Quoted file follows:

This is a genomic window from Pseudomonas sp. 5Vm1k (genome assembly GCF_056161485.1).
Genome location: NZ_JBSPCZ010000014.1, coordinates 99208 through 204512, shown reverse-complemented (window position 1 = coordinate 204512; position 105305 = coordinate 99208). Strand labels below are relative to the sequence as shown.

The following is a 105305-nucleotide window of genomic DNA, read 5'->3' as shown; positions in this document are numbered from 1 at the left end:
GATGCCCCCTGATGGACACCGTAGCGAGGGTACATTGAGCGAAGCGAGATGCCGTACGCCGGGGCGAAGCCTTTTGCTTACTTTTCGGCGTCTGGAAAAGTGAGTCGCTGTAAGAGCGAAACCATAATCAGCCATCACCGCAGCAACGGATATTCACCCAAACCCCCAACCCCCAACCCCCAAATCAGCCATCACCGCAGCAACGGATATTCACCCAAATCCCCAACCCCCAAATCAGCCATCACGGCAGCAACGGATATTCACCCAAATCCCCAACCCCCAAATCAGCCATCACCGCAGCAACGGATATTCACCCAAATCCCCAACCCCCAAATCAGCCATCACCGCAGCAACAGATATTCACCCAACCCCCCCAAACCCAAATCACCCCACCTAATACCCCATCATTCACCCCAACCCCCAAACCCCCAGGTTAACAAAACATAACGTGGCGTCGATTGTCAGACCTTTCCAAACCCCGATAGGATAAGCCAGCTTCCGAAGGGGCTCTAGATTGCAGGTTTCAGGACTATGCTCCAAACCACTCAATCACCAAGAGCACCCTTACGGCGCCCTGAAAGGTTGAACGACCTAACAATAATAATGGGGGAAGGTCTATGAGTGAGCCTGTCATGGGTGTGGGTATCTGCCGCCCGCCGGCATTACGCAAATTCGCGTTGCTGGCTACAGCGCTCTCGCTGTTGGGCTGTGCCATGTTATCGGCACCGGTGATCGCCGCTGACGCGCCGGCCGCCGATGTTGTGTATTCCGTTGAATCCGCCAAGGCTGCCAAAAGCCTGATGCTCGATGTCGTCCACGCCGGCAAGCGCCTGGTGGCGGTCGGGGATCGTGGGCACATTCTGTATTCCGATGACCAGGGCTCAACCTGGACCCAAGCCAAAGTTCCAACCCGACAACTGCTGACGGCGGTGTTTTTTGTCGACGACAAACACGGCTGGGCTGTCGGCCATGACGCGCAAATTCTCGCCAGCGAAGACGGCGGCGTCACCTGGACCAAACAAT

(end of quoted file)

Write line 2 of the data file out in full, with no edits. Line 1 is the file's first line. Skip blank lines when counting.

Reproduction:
Genome location: NZ_JBSPCZ010000014.1, coordinates 99208 through 204512, shown reverse-complemented (window position 1 = coordinate 204512; position 105305 = coordinate 99208). Strand labels below are relative to the sequence as shown.